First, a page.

Music Etc: Reemergence of the Violin

Grammy-winning violinist, composer and educator Mark O’Connor released his new album MOC4 in June, part of his lifelong mission of bringing the violin and other stringed instruments back to the prominence in our culture they once enjoyed.
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Grammy-winning violinist, composer and educator Mark O’Connor released his new album MOC4 in June, part of his lifelong mission of bringing the violin and other stringed instruments back to the prominence in our culture they once enjoyed.

Grammy-winning violinist, composer and educator Mark O’Connor released his new album MOC4 in June, part of his lifelong mission of bringing the violin and other stringed instruments back to the prominence in our culture they once enjoyed. O’Connor has been a huge influence on string players of all ages both in the U.S. and abroad.

Mark O’Connor MOC4 showcases O’Connor playing an incredibly diverse collection of music alongside many of the people he has mentored over the years, including Bela Fleck and My Morning Jacket-collaborator Jeremy Kittel, Ahn Trio member Angella Ahn and 2013 Downbeat magazine’s “Rising Star,” Sara Caswell. Over the 40 years he has been a recording artist, O’Connor has learned a thing or two about recording the violin. Pro Sound News took a moment to speak to O’Connor amidst his busy touring schedule.

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ON 'BRINGING BACK THE VIOLIN':

Historically, the violin has been a great instrument and very important in both European and Early American music culture from the beginning. It was the first instrument that the blues was played on—from the voice to the instrument. Also, it was an everyday instrument that both the elite and the masses played and enjoyed.

I want the violin to be in the center of music again. I am of the strong belief that the single reason the violin has dropped in popularity in our culture over the last 50 years is because of the way it has been taught. It has been taught in a way that is very limiting to musicianship, creativity and improvisation. Other instruments being taught in our culture, such as guitar, keyboards, percussion and voice, all create a ‘musician pool’ that is able to contribute to our culture.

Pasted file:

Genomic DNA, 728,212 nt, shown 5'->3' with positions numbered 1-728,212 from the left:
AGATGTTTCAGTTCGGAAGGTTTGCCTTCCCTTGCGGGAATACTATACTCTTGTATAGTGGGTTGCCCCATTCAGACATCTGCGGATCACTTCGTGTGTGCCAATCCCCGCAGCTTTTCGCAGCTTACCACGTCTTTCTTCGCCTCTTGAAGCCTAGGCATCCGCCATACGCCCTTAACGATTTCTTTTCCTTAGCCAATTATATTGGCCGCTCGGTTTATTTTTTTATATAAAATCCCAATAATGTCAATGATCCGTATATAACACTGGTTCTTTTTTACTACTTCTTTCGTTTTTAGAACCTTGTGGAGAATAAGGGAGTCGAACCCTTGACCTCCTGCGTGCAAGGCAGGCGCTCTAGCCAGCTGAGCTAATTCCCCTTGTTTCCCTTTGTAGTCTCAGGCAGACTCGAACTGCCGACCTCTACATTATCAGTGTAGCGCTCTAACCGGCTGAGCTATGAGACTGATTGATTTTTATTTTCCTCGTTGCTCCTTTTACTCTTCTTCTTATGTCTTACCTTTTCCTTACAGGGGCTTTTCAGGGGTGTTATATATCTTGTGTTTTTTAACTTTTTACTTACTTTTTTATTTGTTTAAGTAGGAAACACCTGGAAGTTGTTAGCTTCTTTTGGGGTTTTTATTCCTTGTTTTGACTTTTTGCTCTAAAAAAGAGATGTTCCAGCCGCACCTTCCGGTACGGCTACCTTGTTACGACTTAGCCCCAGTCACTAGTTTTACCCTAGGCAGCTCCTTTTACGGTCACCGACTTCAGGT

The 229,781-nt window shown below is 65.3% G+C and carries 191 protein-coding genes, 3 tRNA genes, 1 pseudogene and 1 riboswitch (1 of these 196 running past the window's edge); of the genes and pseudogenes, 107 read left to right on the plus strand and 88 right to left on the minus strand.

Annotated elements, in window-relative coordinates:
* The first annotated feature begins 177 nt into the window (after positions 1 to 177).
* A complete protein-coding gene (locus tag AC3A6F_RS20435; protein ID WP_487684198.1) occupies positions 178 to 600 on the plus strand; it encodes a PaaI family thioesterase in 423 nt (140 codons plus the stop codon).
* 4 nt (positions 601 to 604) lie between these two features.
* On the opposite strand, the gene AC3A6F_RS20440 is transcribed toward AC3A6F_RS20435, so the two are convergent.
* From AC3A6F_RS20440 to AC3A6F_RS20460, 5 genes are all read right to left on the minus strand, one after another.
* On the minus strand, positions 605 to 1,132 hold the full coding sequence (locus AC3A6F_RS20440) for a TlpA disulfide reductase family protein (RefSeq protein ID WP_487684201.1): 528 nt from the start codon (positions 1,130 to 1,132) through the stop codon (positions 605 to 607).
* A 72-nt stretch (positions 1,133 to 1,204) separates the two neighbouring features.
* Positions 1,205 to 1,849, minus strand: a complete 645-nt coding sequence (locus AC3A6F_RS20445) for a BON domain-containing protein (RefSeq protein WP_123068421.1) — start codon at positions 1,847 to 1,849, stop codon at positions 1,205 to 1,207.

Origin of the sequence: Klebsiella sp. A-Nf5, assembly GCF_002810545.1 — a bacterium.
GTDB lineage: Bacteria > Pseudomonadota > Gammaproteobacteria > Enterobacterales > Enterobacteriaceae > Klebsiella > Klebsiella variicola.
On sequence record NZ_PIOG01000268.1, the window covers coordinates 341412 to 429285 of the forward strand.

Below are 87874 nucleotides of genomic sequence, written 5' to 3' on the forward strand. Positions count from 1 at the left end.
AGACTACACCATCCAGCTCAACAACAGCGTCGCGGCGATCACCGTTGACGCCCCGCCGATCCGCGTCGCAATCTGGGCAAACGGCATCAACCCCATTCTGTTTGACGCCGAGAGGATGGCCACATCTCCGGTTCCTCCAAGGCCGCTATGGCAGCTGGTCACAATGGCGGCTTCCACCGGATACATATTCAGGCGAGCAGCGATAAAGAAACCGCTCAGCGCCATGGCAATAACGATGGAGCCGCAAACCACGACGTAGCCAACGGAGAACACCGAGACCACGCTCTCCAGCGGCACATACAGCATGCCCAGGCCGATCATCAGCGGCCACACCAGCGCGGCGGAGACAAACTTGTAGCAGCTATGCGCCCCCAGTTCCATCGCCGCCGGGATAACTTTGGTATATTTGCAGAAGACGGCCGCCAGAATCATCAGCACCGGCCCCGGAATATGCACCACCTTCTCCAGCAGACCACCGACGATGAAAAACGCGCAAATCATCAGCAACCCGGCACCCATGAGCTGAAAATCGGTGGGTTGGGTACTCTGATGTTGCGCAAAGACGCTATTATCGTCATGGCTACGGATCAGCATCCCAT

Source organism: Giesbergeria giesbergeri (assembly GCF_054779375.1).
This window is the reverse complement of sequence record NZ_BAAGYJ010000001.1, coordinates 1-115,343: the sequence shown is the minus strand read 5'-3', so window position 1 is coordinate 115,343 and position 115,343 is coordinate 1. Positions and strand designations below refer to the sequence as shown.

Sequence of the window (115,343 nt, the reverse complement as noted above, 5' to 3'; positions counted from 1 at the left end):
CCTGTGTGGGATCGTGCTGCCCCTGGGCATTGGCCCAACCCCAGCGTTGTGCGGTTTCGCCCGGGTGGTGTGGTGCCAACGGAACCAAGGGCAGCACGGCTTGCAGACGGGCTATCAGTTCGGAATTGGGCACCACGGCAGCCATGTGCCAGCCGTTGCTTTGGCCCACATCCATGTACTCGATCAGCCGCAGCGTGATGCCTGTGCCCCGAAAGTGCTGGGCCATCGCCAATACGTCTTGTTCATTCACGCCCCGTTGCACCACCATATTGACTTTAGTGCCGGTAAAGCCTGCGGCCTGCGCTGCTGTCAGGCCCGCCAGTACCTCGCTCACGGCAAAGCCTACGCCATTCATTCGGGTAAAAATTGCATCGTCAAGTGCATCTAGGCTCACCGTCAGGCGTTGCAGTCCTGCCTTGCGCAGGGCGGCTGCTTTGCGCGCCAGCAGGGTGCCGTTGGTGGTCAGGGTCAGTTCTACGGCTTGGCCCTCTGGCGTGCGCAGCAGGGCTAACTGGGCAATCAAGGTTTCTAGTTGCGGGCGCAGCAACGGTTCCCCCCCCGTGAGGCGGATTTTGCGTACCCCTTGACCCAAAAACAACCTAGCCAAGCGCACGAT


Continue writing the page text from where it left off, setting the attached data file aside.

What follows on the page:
ON CHOOSING MATERIAL:

The album is a direct result of my new book, O’Connor Method Book IV, which was created as a lesson plan for the advanced student. My belief is that people should learn how to play the blues, a spiritual or a hoedown. Those are the kinds of things that are showcased in my lesson plans and the album is a direct reflection of that ethos. The material on the album itself spans thousands of years, and there is a different criterion in how I chose it. I have to decide what material I feel is important enough in our culture.

I was exposed to a lot of the great legends growing up—for example, the great singers and the great jazz players. I was around a lot of these people that basically created the repertoire. I gained insight from a student’s perspective, and then later I got it from a teaching perspective. I saw material resonate across a few generations, and I knew what material resonated with my teachers in the 1920s and 30s when they were playing professionally. I also knew what materials were resonating when I was coming up in the 1960s and 70s, and I know what materials are resonating now when children are starting to learn music. So I have a hundred-year perspective and I don’t have to read the history books about it. This is the pot that I am drawing material out of.

ON 'SOLO PRODUCING':

I produced MC04, and have been producing my own albums for a long time. For some projects, I will bring in another set of ears and co-produce; for example when I am working with orchestras where we are on the clock or when we may not have much time in the studio. As for myself, I am confident producing something straight from the studio floor while I am playing, and am able to concentrate on the performance while hearing every single mistake of my other players. I’m able to consider my performance and at the very same time consider the performance of others.

ON MICROPHONES:

I chose the studio right near 54th in Manhattan, Sean Swinney Recording. What you are hearing on MOC4 from the violin perspective is an old 1953 Neumann M 49. I also used my original Heroes album 20 years ago where I played alongside my mentors. That is one of the things that is so neat about MOC 4 is that I am turning the tables and playing with people that I mentored.

I usually place the M 49s about three feet out. When I do solos, I place them in a stereo configuration. We usually mic up the room as well, and for this we will use the AKG C12s or C24s. The AKGs are also used on accompany instruments, such as the piano or the guitars. In both of these applications, we used the C12s. I’ve been using this set of mics for a long time, and anytime I deviate away from this and hear an album where I’ve tried something else, I’ll always grit my teeth and wonder why I switched.

ON REVERBS AND HALLS:

If I had the budget of a lifetime every time I recorded, I wouldn’t record in a studio—I would record in a concert hall. But of course you have to balance studio quality versus convenience, timing and all of that. The reverb unit I use is called a Bricasti Design N7 Stereo Reverb Processor. This reverb captures samples of various concert halls that I’ve played in. For example, it has the very best concert hall I have recorded in, called Mechanics Hall, in Worcester, MA. I recorded three major albums there— including the Appalachian Journey, which won a Grammy, and it is by far the best sound I have ever gotten on my violin.

Jacques Sonyieux is a devout explorer of recording studios and the artists that occasionally inhabit them. Please send any tips or feedback to Jacques at: jacquessonyieux@gmail.com.